Hospitalist-Operated Compression Ultrasonography: a Point-of-Care Ultrasound Study (HOCUS-POCUS)

  • Ernest A. FischerEmail author
  • Benjamin Kinnear
  • Dana Sall
  • Matthew Kelleher
  • Otto Sanchez
  • Benji Mathews
  • Daniel Schnobrich
  • Andrew P. J. Olson
Original Research



Venous thromboembolism includes deep vein thrombosis (DVT) and pulmonary embolism. Compression ultrasonography is the most common way to evaluate DVT and is typically performed by sonographers and interpreted by radiologists. Yet there is evidence that ultrasound examinations can be safely and accurately performed by clinicians at the bedside.


To measure the operating characteristics of hospital medicine providers performing point-of-care ultrasound (POCUS) for evaluation of DVT.


This is a prospective cohort study enrolling a convenience sample of patients. Hospital medicine providers performed POCUS for DVT and the results were compared with the corresponding formal vascular study (FVS) interpreted by radiologists.


Hospitalized non-ICU patients at four tertiary care hospitals for whom a DVT ultrasound was ordered.

Main Measures

The primary outcomes were the sensitivity, specificity, and predictive values of the POCUS compression ultrasound compared with a FVS. The secondary outcome was the elapsed time between order and the POCUS study compared with the time the FVS was ordered to when the formal radiology report was finalized.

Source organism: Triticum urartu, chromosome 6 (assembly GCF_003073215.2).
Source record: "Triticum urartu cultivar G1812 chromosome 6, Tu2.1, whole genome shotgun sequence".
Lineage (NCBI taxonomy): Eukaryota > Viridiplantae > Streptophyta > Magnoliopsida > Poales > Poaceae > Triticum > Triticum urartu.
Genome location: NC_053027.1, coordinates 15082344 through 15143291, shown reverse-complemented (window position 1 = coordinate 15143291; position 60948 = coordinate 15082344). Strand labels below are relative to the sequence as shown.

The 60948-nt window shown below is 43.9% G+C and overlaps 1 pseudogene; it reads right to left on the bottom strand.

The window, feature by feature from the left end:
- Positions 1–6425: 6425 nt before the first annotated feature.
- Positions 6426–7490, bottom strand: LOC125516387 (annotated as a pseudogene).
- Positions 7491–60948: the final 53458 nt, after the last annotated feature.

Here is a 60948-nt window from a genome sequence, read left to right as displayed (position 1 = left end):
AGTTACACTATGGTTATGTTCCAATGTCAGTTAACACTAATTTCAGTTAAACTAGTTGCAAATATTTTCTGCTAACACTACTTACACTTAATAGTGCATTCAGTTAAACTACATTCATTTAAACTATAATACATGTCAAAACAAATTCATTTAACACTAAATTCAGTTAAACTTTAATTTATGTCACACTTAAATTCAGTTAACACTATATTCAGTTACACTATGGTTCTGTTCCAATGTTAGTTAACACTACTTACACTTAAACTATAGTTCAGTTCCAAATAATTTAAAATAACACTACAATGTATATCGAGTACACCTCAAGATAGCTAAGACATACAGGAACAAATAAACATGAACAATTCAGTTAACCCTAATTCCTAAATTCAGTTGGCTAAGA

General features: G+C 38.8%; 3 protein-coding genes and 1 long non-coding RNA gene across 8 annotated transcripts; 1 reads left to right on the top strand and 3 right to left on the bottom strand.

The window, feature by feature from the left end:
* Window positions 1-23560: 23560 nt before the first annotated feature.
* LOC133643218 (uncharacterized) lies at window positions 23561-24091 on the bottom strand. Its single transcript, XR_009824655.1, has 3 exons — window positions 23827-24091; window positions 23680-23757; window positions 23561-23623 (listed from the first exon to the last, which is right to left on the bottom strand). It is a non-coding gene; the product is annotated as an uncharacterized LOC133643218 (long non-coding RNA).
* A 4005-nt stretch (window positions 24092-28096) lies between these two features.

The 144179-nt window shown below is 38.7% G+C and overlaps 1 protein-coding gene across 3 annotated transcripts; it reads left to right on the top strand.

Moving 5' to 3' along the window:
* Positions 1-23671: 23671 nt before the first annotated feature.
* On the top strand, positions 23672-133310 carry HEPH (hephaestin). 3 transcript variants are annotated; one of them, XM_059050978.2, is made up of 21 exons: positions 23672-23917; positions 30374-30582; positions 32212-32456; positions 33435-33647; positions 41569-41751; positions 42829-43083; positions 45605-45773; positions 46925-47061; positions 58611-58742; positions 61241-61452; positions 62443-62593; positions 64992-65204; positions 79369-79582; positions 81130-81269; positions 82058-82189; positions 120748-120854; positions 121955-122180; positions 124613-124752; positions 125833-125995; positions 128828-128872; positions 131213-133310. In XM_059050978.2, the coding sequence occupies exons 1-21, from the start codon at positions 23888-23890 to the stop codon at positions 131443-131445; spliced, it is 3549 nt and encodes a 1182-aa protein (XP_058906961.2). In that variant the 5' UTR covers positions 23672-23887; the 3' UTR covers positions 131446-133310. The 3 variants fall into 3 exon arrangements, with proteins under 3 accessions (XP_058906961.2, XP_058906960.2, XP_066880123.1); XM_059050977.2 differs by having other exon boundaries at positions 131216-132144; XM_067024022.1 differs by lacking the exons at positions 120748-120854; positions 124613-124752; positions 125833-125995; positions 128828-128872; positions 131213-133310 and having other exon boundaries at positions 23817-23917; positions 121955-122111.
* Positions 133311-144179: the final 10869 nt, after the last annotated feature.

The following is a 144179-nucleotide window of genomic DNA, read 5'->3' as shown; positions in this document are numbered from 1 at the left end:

Key Results

One hundred twenty-five limbs from 73 patients were scanned. The prevalence of DVT was 6.4% (8/125). The sensitivity of POCUS for DVT was 100% (95% CI 74–100%) and specificity was 95.8% (95% CI 91–98%) with a positive predictive value of 61.5% (95% CI 35–84%) and a negative predictive value of 100% (95% CI 98–100%). The median time from order to POCUS completion was 5.8 h versus 11.5 h median time from order until the radiology report was finalized (p = 0.001).


Hospital medicine providers can perform compression-only POCUS for DVT on inpatients with accuracy similar to other specialties and settings, with results available sooner than radiology. The observed prevalence of DVT was lower than expected. POCUS may be reliable in excluding DVT but further study is required to determine how to incorporate a positive POCUS DVT result into clinical practice.


ultrasonography thromboembolism hospitalists 



The authors wish to acknowledge all of their colleagues who participated in this study by performing POCUS scans.

Compliance with Ethical Standards

Conflict of Interest

The authors declare that they have no conflict of interest.


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Copyright information

© Society of General Internal Medicine 2019

Authors and Affiliations

  • Ernest A. Fischer
    • 1
    Email author
  • Benjamin Kinnear
    • 2
    • 3
  • Dana Sall
    • 2
  • Matthew Kelleher
    • 2
    • 3
  • Otto Sanchez
    • 4
  • Benji Mathews
    • 4
    • 5
  • Daniel Schnobrich
    • 4
    • 6
  • Andrew P. J. Olson
    • 4
    • 6
  1. 1.Department of Medicine MedStar Georgetown University HospitalWashingtonUSA
  2. 2.Department of MedicineUniversity of CincinnatiCincinnatiUSA
  3. 3.Department of PediatricsUniversity of CincinnatiCincinnatiUSA
  4. 4.Department of Internal MedicineUniversity of Minnesota Medical SchoolMinneapolisUSA
  5. 5.HealthPartnersMinneapolis/St. PaulUSA
  6. 6.Department of PediatricsUniversity of Minnesota Medical SchoolMinneapolisUSA

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